While travel can be massively rewarding, it can present a set of unique challenges for those who are chronically ill or disabled – but that doesn’t mean it’s not possible. EVAN YOUNG shares some of his tips below.
When chronically ill or disabled, even travelling to the train station sometimes feels impossible. Travelling for pleasure usually sits on our priority lists somewhere below showering and making it to the grocery store without crashing – but that doesn’t always mean we can’t do it at all. I used to think I’d never make it out of the house, let alone the city or country. But with plenty of hard work, patience and diligence I managed to not only prove myself wrong, but survive the unknown far better than expected.
Of course, no experience with chronic illness and disability is the same. Though we are all incredibly tough and resilient people, more than most realise, some struggles are more taxing and expensive than others.
If you’re lucky enough to be in a position to travel, whether it’s to the CBD or Canadian Yukon, here are some tips to help you have your best possible time.
Spend a good amount of time planning and researching (but don’t go overboard!)
Almost every non-able-bodied person is afraid they may suffer, relapse or make decisions with repercussions in unfamiliar places. Good planning (and travel insurance!) can help assuage such things.
Is there anything specific you want to see or do? Write them down in order of preference, factoring in your budget and physical limitations. You may only tick off the top few, but at least you’ll get a chance to do something you really want.
It’s also worth checking ahead at this stage whether your locations or activities have the facilities to suit your needs. Are you able to rent a scooter, or move through tours at your own pace? Is your accommodation’s shower wheelchair friendly? Is the air clean? For every few areas around the world accessible and friendly to those with special needs, there’s a couple that aren’t.
But while careful preparation may help ease anxiety, consider whether you’re over-planning: you don’t want too rigid a schedule!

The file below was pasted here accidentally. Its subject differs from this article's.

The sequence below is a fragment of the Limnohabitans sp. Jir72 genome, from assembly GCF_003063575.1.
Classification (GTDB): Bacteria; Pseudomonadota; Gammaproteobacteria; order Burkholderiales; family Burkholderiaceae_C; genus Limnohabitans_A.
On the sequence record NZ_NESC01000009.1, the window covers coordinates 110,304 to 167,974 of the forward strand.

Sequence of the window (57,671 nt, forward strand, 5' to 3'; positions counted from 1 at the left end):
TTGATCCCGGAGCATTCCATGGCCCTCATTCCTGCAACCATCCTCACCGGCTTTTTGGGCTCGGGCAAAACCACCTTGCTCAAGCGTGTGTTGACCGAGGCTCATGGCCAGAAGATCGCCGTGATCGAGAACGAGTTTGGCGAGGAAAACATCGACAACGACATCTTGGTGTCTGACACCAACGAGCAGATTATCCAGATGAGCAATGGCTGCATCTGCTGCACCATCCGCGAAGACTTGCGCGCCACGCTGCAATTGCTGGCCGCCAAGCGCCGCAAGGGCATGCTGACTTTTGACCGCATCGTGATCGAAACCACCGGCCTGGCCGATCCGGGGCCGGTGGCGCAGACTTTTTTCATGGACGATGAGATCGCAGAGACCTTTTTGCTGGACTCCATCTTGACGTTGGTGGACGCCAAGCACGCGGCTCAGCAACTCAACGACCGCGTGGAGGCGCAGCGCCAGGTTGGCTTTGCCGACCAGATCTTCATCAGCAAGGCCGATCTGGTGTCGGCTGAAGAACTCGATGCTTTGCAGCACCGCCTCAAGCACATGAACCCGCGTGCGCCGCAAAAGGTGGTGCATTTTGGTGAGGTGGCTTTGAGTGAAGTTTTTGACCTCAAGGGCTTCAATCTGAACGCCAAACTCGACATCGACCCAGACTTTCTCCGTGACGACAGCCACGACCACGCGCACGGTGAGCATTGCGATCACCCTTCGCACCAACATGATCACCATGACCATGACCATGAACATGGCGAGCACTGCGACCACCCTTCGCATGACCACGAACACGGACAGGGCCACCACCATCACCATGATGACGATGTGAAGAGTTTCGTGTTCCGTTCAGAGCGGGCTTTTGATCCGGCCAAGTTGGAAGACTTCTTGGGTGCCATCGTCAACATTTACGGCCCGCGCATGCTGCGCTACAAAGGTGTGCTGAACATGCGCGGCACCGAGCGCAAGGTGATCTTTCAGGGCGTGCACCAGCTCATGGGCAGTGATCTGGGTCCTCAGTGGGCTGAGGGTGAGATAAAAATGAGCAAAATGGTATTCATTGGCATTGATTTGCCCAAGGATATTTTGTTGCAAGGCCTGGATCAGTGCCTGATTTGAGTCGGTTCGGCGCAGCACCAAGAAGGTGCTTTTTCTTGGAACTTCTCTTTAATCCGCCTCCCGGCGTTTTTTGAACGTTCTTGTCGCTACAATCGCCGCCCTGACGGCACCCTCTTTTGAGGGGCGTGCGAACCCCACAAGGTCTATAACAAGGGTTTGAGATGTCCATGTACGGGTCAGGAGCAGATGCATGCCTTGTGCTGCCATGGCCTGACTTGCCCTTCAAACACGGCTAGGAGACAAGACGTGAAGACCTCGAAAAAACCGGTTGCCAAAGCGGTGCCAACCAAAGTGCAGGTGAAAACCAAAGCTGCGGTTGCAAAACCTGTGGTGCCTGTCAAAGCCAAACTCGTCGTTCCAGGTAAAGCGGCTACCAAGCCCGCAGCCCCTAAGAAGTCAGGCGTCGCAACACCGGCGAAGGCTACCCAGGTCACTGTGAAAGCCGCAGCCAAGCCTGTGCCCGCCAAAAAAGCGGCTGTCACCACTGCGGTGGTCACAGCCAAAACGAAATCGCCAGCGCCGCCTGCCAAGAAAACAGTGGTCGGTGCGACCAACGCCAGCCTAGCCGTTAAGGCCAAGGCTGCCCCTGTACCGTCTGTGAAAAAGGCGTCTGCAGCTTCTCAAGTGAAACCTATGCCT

Don’t place too much pressure on yourself to have a good time
You’ve been waiting a long time for this trip. You’ve spent countless hours and energy you didn’t really have planning for it. You’ve declined other invitations to be active or social, and worked hard to be in your best possible shape. You’ve watched friends go on the trips of their dreams, and heard all about it when they get back. Now, it’s your turn.
There’s a good chance you’ll feel your symptoms swell while you’re away, so try not to get downtrodden if you find yourself in a spot of discomfort. I know staring out the window of a hostel isn’t the same as hiking up a mountain, but try and look at the bright side: you’re still out of the house and well enough to be somewhere new!
Pace yourself – there’s no rush
Obviously, you want to fit as much as possible into your trip. But it’s not worth packing to the brim if it means you’re going to crash and set yourself back. It’s OK to take a few rest days; in fact, they’ll probably make your trip that much more manageable. For every hour, or day you’re active, think about perhaps allocating double that time to rest. Find a balance that works for you and your body.
If you can afford it, plan a longer trip. This means you’ll fit more in, without increasing the likelihood of payback. Plus, it’ll give you extra time to acclimatise to your new surroundings and fight any jet-lag.
Pack extra essentials and meds across bags on long trips
Bags can get lost or delayed in transit. There’s going to be few things more stressful to an ill traveller than coming off a 15-hour flight, only to learn your heart medicine, Epipen or anti-depressant is still thousands of kilometres away.
To avoid this take any extra gear, supporting documentation or medication with you in your carry-on. If you’re bringing any meds or supplements on board trains, buses or planes, make sure they’re clearly labelled with what they are and with your name. Keep in mind however, you’ll likely be charged more the more you bring.
Nine-and-a-half times out ten you won’t have to worry. But on the off chance your bags do get delayed, you’ll be glad you packed extras.
Don’t be afraid to ask for special assistance
If you’re like me, you hate drawing public attention to the fact you’re not able-bodied. You sometimes feel inadequate enough as it is, even before watching those around you perform something that’d put you in bed for a week like it’s nothing at all.
People will for the most respond extremely positively if you ask for support. Feeling uncomfortable in transit, or not up to standing in customs for two hours? Let staff know – they’re there to help. Ask a fellow traveller if you need assistance lifting your baggage. Take advantage of any priority services – skipping queues is pretty easy to get used to. There are all kinds of help available, even to those with conditions not immediately visible, but access all hinges on communication.
This seems like an obvious one, but it’s worth reiterating.
With all the anxieties evoked being active in an environment you can’t control, it’s easy to forget to enjoy yourself. In most cases, especially if you’ve done your homework, there’s very little to worry about other than your worries themselves. Fighting illness or disability every day for little reward is exceptionally challenging. You deserve some time off.
Evan Young is a Melbourne-based writer. He occasionally tweets at @thebevaneffect.